Most of the news reporting about Super Tuesday’s primary results centered on the vote totals and delegate counts. The mainstream news media has given little, if any, coverage to problems being reported by voters or suspicions being reported by election experts, such as former Donald Trump advisor Roger Stone.
Possible Vote Switches Reported in Austin, Texas — Probably Not
Numerous callers to radio station KLBJ reported voting for Donald Trump but when they checked their ballots prior to the final casting, the votes were for Marco Rubio instead. KLBJ talk radio host Todd Jeffries was interview by Infowars reporter Joe Biggs:
Probably about a dozen phone calls in a very short period of time.… They wanted to vote for Donald Trump, but in the end, when they went back and checked, it showed that they voted for Marco Rubio. And some people actually called in saying that “Well, it was a glitch.” “Well, it was operator error, a mistake, that sort of thing.” “Easily correctable if you just check your ballot before you leave the voting booth.” But the bottom line is it’s not accurate.
It is ironic that election problems were reported by a radio station with LBJ as part of its station identifier. Constitutional conservatives remember the infamous Ballot Box 13 incident in Jim Wells County, Texas, in the 1948 Senate Democratic primary runoff. Lyndon B. Johnson earned the derogatory nickname “Landslide Lyndon” after stealing the Democratic nomination from Governor Coke Stevenson.
The New American contacted the Travis County Elections Division, asking if they had investigated these reports. Travis County Elections Director Michael Winn responded:
The Elections Division heard via Twitter and a listener of a local talk radio station that a voter thought that the electronic voting machine they used had switched their vote from Donald Trump to Marco Rubio. The second-hand reports we heard said the voter noticed their choice wasn’t what they wanted on their ballot selection review screen (all voters see the review screen before they cast their ballot) and changed their selection prior to casting their ballot. The voter did not contact the Elections Division with this claim.
Using a simulated voting system, we tried to create the same or similar result but we could not. During the testing we noticed that on the Texas ballot these two candidates are side by side in candidate order so it is possible that the voter thought they selected Mr. Trump and instead selected Mr. Rubio.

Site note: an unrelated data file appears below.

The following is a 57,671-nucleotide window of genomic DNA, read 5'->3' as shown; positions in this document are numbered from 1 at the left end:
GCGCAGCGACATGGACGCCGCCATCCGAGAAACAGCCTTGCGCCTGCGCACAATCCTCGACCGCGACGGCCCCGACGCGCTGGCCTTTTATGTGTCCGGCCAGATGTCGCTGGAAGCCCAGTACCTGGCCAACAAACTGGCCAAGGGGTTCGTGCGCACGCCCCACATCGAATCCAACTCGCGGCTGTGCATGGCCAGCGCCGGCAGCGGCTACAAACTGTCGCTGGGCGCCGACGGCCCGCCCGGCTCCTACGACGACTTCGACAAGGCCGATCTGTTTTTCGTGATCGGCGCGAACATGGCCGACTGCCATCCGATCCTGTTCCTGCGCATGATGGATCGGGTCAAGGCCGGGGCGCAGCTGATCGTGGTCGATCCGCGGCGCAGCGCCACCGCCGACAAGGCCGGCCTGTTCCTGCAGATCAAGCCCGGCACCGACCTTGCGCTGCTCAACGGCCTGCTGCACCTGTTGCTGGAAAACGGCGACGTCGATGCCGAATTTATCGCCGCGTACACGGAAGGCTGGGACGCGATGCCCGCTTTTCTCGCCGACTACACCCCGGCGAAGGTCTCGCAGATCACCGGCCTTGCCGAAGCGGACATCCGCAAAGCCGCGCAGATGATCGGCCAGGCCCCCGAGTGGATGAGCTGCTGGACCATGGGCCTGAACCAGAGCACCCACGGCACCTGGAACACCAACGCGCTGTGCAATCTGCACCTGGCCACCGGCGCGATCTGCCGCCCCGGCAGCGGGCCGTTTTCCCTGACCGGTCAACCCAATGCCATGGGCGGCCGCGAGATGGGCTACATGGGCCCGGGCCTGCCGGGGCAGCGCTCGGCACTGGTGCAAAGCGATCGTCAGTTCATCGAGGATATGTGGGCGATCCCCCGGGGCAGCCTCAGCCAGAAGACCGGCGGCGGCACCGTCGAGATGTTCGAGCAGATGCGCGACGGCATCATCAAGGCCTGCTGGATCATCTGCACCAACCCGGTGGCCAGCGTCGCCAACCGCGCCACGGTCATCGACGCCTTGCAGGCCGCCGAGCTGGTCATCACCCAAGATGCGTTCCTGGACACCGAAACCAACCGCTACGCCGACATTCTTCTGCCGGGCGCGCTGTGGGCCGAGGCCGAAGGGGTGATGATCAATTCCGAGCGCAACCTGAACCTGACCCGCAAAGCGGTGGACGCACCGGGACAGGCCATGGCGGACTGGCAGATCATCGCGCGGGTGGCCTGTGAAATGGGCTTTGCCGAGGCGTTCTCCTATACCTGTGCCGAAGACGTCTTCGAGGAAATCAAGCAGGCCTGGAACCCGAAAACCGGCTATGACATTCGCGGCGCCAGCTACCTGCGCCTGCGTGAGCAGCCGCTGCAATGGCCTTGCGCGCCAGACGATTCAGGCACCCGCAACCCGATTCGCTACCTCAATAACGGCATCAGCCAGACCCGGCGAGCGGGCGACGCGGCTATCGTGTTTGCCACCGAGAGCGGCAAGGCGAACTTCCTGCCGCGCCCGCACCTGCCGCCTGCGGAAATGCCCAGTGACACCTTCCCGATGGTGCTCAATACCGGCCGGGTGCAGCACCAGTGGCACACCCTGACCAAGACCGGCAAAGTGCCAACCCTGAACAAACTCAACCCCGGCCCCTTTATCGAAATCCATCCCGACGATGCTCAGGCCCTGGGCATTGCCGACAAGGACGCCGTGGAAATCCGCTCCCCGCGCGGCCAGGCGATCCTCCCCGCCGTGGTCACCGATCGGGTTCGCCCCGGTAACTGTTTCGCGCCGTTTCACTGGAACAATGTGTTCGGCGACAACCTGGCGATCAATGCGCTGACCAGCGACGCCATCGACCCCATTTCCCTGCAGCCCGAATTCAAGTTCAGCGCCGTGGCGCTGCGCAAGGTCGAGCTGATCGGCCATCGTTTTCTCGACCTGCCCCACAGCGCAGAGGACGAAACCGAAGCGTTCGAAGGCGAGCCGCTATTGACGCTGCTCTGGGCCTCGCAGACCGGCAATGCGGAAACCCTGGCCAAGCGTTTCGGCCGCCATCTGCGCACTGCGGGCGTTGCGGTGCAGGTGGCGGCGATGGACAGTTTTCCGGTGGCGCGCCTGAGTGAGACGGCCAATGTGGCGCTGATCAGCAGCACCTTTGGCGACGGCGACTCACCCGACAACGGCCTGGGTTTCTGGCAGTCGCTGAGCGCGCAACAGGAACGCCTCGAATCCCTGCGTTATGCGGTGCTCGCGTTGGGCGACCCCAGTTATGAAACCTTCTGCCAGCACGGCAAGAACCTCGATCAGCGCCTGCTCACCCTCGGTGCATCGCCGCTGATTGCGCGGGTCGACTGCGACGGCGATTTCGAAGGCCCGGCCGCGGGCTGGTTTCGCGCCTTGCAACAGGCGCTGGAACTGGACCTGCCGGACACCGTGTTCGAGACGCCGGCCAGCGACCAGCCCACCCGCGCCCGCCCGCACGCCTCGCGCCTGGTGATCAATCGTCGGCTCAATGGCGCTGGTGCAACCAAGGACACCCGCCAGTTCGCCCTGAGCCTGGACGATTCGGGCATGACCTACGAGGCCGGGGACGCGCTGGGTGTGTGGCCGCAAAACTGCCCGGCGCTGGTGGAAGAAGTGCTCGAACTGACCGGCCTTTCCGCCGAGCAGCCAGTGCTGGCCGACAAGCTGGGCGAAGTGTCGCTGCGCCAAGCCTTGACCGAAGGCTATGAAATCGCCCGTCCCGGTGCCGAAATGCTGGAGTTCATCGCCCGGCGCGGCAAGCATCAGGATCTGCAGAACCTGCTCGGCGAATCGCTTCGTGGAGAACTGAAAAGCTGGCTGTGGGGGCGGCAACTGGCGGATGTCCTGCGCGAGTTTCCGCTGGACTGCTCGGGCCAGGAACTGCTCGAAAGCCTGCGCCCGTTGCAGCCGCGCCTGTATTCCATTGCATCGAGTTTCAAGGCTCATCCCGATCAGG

Unfortunately, these voters did not report these problems to the election clerks, election judges, or poll watchers, if they were present, at the precinct. Nor did they contact election officials at the Travis County Division of Elections. This situation is further compounded by Texas election laws that make it difficult for people to act as observers in elections, something that at one time in this country was protected rather than restricted by law.
Had the callers to the talk radio show been asked in which precinct(s) they voted and tried to identify which voting machine(s) they used, it probably would have been possible to either trace this to a specific piece of voting equipment or determine if these were random occurrences. Random occurrences are more likely attributable to human error. Without having gathered the evidence of whether this happened on one machine or on multiple machines, it’s very difficult to discern between machine error and human error.
Another reason to suspect these problems were not vote fraud comes from the lack of similar reports from other locations. Public awareness was raised by radio station KLBJ and by Alex Jones’ Infowars. If this was widespread, there should have been more reports. Unless further evidence surfaces, the most likely cause in this case appears to be either human error or a machine error, probably confined to a low number of machines.
But incidents such as this should not have happened, and are cracks in the system. These incidents expose the folly of the unconstitutional Help America Vote Act (HAVA) of 2002, the importance of having a paper trail in the voting equipment, and the importance of reinstating voting as a public act open to being witnessed by any member of the general public without having to go through a cumbersome process of asking in advance. Regarding the paper trail aspect, optical scan ballots are voter verifiable and can be used in a recount.
Warnings From Roger Stone
Alex Jones interviewed former Donald Trump advisor Roger Stone on Super Tuesday. Stone is a savvy political insider, with extensive knowledge of political dirty tricks from money to behind-the-scenes arm twisting to outright election fraud.